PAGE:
Mauritius Hash Trash 619
15-04-2012 Le Morne Kay and Marie (& Tim?) Marinette #619
VENUE: Le Morne
HARES: Marie, Tim, Kay, Marinette
HASH 619 – A TREK IN THE MOUNTAINS
“Mauritius was made first & then Heaven; and that Heaven was copied after Mauritius” thus wrote a certain Mark Twain in 1897 when he visited Mauritius on his sojourn across Asiatic region that spawned his epic chronicle “Travelling The Equator”. And it would have come as no surprise if the celebrated author was standing at the summit of this imposing eponymous basaltic rock over 500 metres above sea level when he considered this famous quotation.
The On On was situated at the base of the Le Morne & the participants felt the effects of this region as being the most windward part of the island with a bracing breeze greeting all & sundry on arrival. Mrs Cartwright was becoming anxious at the absence of her special man and, to a lesser extent, at the absence of her husband whom she feared was lost in the mountains without phone, flour, timepiece & flares (that would be the incendiary devices & not the retro fashion item).
The guest hares came in the form of a quixotic eight-legged quadruped consisting of the aforementioned Cartwrights, The Divine Mrs Farrow & our recruiting Officer, Marinette & as we avidly absorbed the details of the topography of the trail, we feared the worst when the debonaire Mr. Cartwright mentioned that the flour had been melted away by the overnight rain conjuring vivid disarming images of wayward Hashers being lost in the wilderness looking for safe passage home. And as we gazed in mesmeric splendour at the majesty of the menacing rock hanging perilously above we were under no misapprehension that the trail would be heading anywhere other than “UP”.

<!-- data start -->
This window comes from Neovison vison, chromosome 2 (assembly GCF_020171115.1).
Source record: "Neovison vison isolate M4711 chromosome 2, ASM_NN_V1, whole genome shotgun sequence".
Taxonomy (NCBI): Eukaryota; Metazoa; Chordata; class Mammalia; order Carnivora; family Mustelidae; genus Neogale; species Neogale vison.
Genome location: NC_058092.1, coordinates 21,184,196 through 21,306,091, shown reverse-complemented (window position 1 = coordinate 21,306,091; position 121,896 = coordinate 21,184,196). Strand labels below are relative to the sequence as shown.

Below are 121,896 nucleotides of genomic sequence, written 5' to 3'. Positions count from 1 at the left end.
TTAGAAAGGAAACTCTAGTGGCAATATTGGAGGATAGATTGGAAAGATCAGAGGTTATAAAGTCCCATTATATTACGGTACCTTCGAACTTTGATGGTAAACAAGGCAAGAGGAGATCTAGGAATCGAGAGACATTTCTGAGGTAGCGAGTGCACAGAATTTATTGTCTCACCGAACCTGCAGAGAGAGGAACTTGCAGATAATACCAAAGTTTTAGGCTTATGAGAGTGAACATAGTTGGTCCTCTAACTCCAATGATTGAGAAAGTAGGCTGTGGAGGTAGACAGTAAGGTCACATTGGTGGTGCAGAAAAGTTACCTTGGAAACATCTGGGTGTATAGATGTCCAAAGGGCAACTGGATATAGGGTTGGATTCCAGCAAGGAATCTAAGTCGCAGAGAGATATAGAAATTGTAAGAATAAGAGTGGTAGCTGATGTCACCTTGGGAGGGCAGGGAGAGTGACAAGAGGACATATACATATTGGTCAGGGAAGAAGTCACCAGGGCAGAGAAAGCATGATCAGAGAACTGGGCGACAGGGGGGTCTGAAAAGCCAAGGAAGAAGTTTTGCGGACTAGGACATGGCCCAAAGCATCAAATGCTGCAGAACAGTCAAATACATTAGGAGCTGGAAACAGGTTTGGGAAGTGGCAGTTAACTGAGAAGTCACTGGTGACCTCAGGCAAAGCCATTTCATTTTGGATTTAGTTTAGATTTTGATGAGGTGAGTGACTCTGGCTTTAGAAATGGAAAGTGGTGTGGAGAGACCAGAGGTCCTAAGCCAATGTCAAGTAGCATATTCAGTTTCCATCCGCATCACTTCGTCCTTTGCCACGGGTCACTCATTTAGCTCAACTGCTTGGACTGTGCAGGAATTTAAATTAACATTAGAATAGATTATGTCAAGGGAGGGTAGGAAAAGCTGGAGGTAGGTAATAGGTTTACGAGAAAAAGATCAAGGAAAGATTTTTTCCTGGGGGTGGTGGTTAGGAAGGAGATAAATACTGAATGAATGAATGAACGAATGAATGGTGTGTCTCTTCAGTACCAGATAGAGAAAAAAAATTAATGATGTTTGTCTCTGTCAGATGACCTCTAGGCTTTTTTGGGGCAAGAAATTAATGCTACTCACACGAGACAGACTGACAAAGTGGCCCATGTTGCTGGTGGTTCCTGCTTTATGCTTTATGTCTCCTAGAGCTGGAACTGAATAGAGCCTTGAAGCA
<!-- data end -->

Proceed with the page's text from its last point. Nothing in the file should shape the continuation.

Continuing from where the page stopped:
The start had the excited throng clambering through thick undergrowth that led to the commemorative plaque of the runaway slaves who used Le Morne as a hideaway & who martyred themselves in the 19th century. Folklore has it that, after the abolishment of slavery, a police expedition travelled to the rock on the 1st February 1835 to inform the slaves that they were now free people. However, the slaves misunderstood the expedition and decided to jump to their death and since then every year 1st February is celebrated as Abolition of Slavery day.
That excitement was merely a fleeting euphoria as the rabble were compelled to retrace their steps back down the hill to join the path that wound its interminable way up the side of the mountain, the trails splitting into runner s and walkers soon after.
And the pack slowly climbed the fearsome slopes that, at times, reduced even the most svelte runner to a most weary walk hands on thighs to make the climb less unbearable.
And in a most co-incidental piece of unrehearsed choreography, the runners and walkers met at the summit at exactly the same time for a brief respite before setting off back to the On On down the long serpentine path. The viewpoints were spectacular, the most arresting being a simultaneous view of the stunning panorama to Tamarin & that heading towards Baie Du Cap. At this point, our archaeologist/Dodo-ologist Sir Alan Grihault pointed out the nearby Ile Au Forno, the last place that the Dodo was observed by shipwrecked (and probably ravenous) Dutch sailors – anyone for barbecued biped?